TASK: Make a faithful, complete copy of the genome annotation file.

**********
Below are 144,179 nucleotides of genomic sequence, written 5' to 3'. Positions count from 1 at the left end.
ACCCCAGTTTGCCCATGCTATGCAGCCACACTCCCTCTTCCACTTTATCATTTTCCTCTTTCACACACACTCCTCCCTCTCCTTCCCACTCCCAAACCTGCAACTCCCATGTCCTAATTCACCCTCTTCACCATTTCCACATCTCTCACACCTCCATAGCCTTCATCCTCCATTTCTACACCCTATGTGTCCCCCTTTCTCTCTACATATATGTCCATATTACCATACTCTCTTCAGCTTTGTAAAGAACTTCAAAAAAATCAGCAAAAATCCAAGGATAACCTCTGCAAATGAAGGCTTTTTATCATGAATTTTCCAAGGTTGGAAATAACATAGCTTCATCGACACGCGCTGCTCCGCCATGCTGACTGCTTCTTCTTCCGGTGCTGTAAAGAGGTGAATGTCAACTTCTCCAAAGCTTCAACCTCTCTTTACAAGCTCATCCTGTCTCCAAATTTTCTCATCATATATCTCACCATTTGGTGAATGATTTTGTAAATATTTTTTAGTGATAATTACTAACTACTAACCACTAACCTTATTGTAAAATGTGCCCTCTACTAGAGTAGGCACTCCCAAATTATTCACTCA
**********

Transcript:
Below are 144,179 nucleotides of genomic sequence, written 5' to 3'. Positions count from 1 at the left end.
ACCCCAGTTTGCCCATGCTATGCAGCCACACTCCCTCTTCCACTTTATCATTTTCCTCTTTCACACACACTCCTCCCTCTCCTTCCCACTCCCAAACCTGCAACTCCCATGTCCTAATTCACCCTCTTCACCATTTCCACATCTCTCACACCTCCATAGCCTTCATCCTCCATTTCTACACCCTATGTGTCCCCCTTTCTCTCTACATATATGTCCATATTACCATACTCTCTTCAGCTTTGTAAAGAACTTCAAAAAAATCAGCAAAAATCCAAGGATAACCTCTGCAAATGAAGGCTTTTTATCATGAATTTTCCAAGGTTGGAAATAACATAGCTTCATCGACACGCGCTGCTCCGCCATGCTGACTGCTTCTTCTTCCGGTGCTGTAAAGAGGTGAATGTCAACTTCTCCAAAGCTTCAACCTCTCTTTACAAGCTCATCCTGTCTCCAAATTTTCTCATCATATATCTCACCATTTGGTGAATGATTTTGTAAATATTTTTTAGTGATAATTACTAACTACTAACCACTAACCTTATTGTAAAATGTGCCCTCTACTAGAGTAGGCACTCCCAAATTATTCACTCA